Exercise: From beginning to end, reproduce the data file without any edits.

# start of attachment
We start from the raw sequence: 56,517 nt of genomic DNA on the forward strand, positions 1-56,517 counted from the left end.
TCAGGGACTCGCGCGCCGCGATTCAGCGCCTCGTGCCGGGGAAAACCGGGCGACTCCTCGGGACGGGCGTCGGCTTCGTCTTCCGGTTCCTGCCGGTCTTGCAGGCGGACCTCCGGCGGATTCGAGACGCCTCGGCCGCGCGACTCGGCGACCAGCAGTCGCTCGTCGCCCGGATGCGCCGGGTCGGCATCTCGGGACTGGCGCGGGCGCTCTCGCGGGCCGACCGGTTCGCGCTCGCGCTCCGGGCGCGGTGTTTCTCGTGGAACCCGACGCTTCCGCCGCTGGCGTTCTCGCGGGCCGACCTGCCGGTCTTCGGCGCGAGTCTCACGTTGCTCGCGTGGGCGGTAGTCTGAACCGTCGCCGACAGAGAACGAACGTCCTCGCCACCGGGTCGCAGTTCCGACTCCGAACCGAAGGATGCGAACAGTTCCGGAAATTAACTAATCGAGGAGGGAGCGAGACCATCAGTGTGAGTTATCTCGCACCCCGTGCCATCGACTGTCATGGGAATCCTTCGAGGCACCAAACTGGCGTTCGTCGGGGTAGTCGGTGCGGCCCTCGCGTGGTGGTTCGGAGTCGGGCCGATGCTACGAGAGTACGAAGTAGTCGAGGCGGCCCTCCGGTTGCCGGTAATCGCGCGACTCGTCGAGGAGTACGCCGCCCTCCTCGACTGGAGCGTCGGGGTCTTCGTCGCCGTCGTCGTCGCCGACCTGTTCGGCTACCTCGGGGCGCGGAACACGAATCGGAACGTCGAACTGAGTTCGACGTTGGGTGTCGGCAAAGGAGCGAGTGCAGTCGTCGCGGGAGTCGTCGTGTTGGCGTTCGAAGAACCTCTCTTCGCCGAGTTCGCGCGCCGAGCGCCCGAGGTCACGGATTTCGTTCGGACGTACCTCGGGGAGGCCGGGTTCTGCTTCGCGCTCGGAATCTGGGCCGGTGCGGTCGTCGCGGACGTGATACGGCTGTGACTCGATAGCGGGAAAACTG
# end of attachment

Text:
We start from the raw sequence: 56,517 nt of genomic DNA on the forward strand, positions 1-56,517 counted from the left end.
TCAGGGACTCGCGCGCCGCGATTCAGCGCCTCGTGCCGGGGAAAACCGGGCGACTCCTCGGGACGGGCGTCGGCTTCGTCTTCCGGTTCCTGCCGGTCTTGCAGGCGGACCTCCGGCGGATTCGAGACGCCTCGGCCGCGCGACTCGGCGACCAGCAGTCGCTCGTCGCCCGGATGCGCCGGGTCGGCATCTCGGGACTGGCGCGGGCGCTCTCGCGGGCCGACCGGTTCGCGCTCGCGCTCCGGGCGCGGTGTTTCTCGTGGAACCCGACGCTTCCGCCGCTGGCGTTCTCGCGGGCCGACCTGCCGGTCTTCGGCGCGAGTCTCACGTTGCTCGCGTGGGCGGTAGTCTGAACCGTCGCCGACAGAGAACGAACGTCCTCGCCACCGGGTCGCAGTTCCGACTCCGAACCGAAGGATGCGAACAGTTCCGGAAATTAACTAATCGAGGAGGGAGCGAGACCATCAGTGTGAGTTATCTCGCACCCCGTGCCATCGACTGTCATGGGAATCCTTCGAGGCACCAAACTGGCGTTCGTCGGGGTAGTCGGTGCGGCCCTCGCGTGGTGGTTCGGAGTCGGGCCGATGCTACGAGAGTACGAAGTAGTCGAGGCGGCCCTCCGGTTGCCGGTAATCGCGCGACTCGTCGAGGAGTACGCCGCCCTCCTCGACTGGAGCGTCGGGGTCTTCGTCGCCGTCGTCGTCGCCGACCTGTTCGGCTACCTCGGGGCGCGGAACACGAATCGGAACGTCGAACTGAGTTCGACGTTGGGTGTCGGCAAAGGAGCGAGTGCAGTCGTCGCGGGAGTCGTCGTGTTGGCGTTCGAAGAACCTCTCTTCGCCGAGTTCGCGCGCCGAGCGCCCGAGGTCACGGATTTCGTTCGGACGTACCTCGGGGAGGCCGGGTTCTGCTTCGCGCTCGGAATCTGGGCCGGTGCGGTCGTCGCGGACGTGATACGGCTGTGACTCGATAGCGGGAAAACTG